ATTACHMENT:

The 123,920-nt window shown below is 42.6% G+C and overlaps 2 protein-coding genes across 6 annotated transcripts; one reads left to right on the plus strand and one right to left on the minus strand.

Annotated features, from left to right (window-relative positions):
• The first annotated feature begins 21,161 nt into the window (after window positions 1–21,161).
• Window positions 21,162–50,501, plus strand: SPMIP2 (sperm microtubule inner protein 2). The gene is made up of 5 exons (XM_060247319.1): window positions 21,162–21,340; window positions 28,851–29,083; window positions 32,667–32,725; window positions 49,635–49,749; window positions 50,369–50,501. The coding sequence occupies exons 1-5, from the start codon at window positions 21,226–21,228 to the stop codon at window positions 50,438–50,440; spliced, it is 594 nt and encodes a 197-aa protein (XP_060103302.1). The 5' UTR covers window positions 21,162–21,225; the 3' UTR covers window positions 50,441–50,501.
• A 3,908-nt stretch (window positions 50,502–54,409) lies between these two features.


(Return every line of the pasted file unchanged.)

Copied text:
The 123,920-nt window shown below is 42.6% G+C and overlaps 2 protein-coding genes across 6 annotated transcripts; one reads left to right on the plus strand and one right to left on the minus strand.

Annotated features, from left to right (window-relative positions):
• The first annotated feature begins 21,161 nt into the window (after window positions 1–21,161).
• Window positions 21,162–50,501, plus strand: SPMIP2 (sperm microtubule inner protein 2). The gene is made up of 5 exons (XM_060247319.1): window positions 21,162–21,340; window positions 28,851–29,083; window positions 32,667–32,725; window positions 49,635–49,749; window positions 50,369–50,501. The coding sequence occupies exons 1-5, from the start codon at window positions 21,226–21,228 to the stop codon at window positions 50,438–50,440; spliced, it is 594 nt and encodes a 197-aa protein (XP_060103302.1). The 5' UTR covers window positions 21,162–21,225; the 3' UTR covers window positions 50,441–50,501.
• A 3,908-nt stretch (window positions 50,502–54,409) lies between these two features.